I had a lucid dream last night.
As always, the experience itself was incredible. I mean, what’s not to be amazed at when you find yourself in an alternate dimension, somehow warped from basic reality?
I am starting to become a bit frustrated though, because I semi-regularly become lucid within the dream only to have the dreamscape fall apart or my awareness dissipate.
For example, last night I became aware of the dream-state, tried to center myself by rubbing my hands together and feeling my body, shouted out “clarity” at the top of my (dream) voice.
All of this helped somewhat and I became more stable, more aware.
But still I couldn’t seem to realize that all of this was, in fact, a dream.
It’s all in my control, if I only reach out, believe I have the power to change and understand the nature of this world.
This has been happening again and again.
I know, however, that every second of lucidity within the dream-state is a step toward further lucidity and development of awareness. Frustration can’t be helped. All I can do is keep walking the path of ever-expanding consciousness.
I can no longer look past the incredible similarities between dream and “real” life. In fact, I’ve started to view waking life as a form of dream. Sleep-dream and life-dream.
What you believe you can do in the dream sets the limits for what you actually can do.
In a less obvious but more profound way than in dreams, belief also shapes the life-dream. What do I mean by this?
In sleep-dream, becoming lucid to the fact of the dream isn’t enough to facilitate change.
Only when you truly believe, truly know, that you are the dream can you achieve the impossible. This is well known in lucid dreaming circles.
When a novice lucid dreamer attempts to walk through a wall in a dream, most likely he’ll bump into it and fall over. It might even hurt.
An experienced lucid dreamer, however, will most likely have plenty of direct experience with the malleability of dreams.
She will be absolutely certain of the fact that the wall is, in essence, an illusion, and will proceed to walk straight through it.
In waking life, there are rules. Rules that are difficult to bypass.
Gravity, for example, is particularly unforgiving. If a coconut falls on your head, it will certainly knock you cold.
There are certain needs of the physical body, like food, shelter and companionship, that must be regularly met.
If you truly, truly believed with full certainty that you could stop eating and still thrive, maybe you could. I would say that I doubt it, but I don’t even know anymore.
There are very salient examples in mainstream consciousness of the power of belief, not least of which is the notorious placebo effect.
In simple terms, the placebo effect refers to this:
Three people, A, B and C, have a life-threatening disease, which is certain to lead to death if left untreated.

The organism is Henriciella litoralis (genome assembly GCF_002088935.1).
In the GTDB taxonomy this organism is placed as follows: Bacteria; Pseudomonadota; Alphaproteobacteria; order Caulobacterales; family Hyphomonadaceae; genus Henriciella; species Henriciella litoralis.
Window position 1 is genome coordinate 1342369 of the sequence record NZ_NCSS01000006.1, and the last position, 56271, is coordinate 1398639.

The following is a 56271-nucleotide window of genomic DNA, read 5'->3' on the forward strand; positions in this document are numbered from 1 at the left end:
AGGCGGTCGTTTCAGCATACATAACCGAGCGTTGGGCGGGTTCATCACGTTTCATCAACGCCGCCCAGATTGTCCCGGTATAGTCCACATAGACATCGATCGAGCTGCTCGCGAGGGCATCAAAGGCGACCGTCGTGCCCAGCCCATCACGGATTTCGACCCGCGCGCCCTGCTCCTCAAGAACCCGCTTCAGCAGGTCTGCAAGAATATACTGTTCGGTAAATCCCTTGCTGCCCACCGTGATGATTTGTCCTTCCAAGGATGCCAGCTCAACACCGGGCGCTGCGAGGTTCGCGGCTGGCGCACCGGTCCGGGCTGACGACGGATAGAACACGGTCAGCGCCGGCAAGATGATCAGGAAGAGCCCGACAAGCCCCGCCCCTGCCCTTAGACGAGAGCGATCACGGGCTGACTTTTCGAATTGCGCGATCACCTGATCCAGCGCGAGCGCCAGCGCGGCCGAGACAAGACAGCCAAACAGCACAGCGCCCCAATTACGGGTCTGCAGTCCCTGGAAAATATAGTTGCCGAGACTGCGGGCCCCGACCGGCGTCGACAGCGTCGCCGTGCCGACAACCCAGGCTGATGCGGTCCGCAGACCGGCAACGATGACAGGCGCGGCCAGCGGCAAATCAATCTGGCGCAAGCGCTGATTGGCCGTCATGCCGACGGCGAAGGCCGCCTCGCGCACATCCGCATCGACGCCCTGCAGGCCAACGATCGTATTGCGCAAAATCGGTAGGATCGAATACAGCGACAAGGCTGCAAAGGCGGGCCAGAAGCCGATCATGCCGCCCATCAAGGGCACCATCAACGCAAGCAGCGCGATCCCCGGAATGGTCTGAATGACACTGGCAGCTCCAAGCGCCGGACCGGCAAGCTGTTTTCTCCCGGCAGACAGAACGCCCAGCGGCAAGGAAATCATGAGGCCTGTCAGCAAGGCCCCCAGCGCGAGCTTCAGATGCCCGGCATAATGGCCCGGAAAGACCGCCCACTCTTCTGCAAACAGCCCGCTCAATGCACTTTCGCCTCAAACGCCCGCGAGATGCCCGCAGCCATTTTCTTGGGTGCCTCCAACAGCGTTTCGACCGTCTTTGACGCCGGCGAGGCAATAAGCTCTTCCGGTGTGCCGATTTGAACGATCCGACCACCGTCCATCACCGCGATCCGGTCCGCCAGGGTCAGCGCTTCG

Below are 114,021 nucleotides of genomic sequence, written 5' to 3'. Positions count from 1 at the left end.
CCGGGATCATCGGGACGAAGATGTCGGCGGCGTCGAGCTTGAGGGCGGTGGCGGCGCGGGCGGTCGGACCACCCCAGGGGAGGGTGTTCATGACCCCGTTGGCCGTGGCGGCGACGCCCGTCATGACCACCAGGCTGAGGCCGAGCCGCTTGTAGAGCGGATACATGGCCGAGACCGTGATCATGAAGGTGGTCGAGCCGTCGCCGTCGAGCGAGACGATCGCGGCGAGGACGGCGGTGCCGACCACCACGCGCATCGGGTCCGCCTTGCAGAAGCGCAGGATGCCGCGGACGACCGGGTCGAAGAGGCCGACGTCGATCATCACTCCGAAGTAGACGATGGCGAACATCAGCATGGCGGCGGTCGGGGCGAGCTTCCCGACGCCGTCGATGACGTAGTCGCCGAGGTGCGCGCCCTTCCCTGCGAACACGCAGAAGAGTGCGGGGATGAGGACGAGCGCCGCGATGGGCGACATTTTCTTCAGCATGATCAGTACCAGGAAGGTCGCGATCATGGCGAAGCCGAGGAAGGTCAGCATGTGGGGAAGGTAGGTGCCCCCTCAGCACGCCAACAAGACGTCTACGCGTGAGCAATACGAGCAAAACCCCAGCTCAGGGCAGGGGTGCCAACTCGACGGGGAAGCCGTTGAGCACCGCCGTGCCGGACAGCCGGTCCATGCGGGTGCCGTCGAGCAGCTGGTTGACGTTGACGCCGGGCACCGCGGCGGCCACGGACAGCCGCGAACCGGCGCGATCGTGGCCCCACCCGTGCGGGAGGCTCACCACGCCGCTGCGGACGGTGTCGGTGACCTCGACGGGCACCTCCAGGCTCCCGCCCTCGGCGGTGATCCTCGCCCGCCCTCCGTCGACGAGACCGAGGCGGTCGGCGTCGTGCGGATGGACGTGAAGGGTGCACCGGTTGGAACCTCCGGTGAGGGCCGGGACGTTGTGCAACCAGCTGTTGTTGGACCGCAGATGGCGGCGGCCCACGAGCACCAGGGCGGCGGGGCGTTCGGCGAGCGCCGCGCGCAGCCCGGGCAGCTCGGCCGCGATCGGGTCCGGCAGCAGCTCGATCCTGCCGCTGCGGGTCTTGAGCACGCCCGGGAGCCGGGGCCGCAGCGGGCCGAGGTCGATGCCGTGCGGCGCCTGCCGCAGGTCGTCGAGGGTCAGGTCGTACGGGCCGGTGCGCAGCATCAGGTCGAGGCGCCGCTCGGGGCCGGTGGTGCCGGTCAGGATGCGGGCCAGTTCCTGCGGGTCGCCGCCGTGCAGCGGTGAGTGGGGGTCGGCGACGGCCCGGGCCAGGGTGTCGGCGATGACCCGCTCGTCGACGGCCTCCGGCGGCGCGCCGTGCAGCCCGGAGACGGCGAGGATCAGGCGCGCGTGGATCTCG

A recieves standard medical treatment, and with a 99% recovery rate, he recovers in a matter of weeks.
B goes to the doctor to recieve treatment, but the doctor gives her anti-fungal pills by accident. B goes on to take the pills as prescribed, and she has a full recovery as well.
C goes to the doctor to recieve treatment, but the doctor tells him that unfortunately the standard medicine for this particular illness is finished.
He recieves anti-fungal medicine instead, the doctor insisting that it must be better than nothing. C takes the pills as prescribed, but dies within days.
So what’s the difference between B and C?
Well, B believed that she was recieving standard medicine that should have been effective for her illness, and that alone allows her to recover. The anti-fungal medication has no effect.
C, however, knew that the pills he was taking would have little or no effect. With this belief firmly etched in his mind, he was certain he was going to die.
And so he did.
The placebo effect is well established in medical science, though it may sound pretty out there.
The power of belief manifests in all aspects of life, not always in such a life-or-death fashion.
The athlete who is certain that he can compete with the best is way more likely to do so than the athlete who doesn’t.
A person who is sure that she can write a novel is one step closer to actually doing it than the person who believes they don’t have the talent, time or energy.
It may not always become reality, but belief is certainly the first step to accomplishment.
I can’t help but wonder how deep this rabbit-hole goes.
If I were absolutely certain that walking through walls were possible, would I be able to do it?
The only way to know would be to try it, but changing our beliefs is easier said than done.
I think the easiest trap to fall into is listening to other people. All to often we take the opinions of others as holy gospel, especially if they’re “experts”.
Direct experience is the only way to go, don’t let anyone tell you otherwise.
Ha ha, got you there. You shouldn’t listen to me either. If this sounds like bullshit to you, stop reading. I don’t mind.
We need to get out of the habit of giving other people permission to tell us what to think.
I’m going to keep expanding my limits, increasing potential in my life.
Meditation is one way of doing that. Journaling is another.
I’ll conclude with this: You already know, deep down, what you need to work on to overcome limiting beliefs. Do that.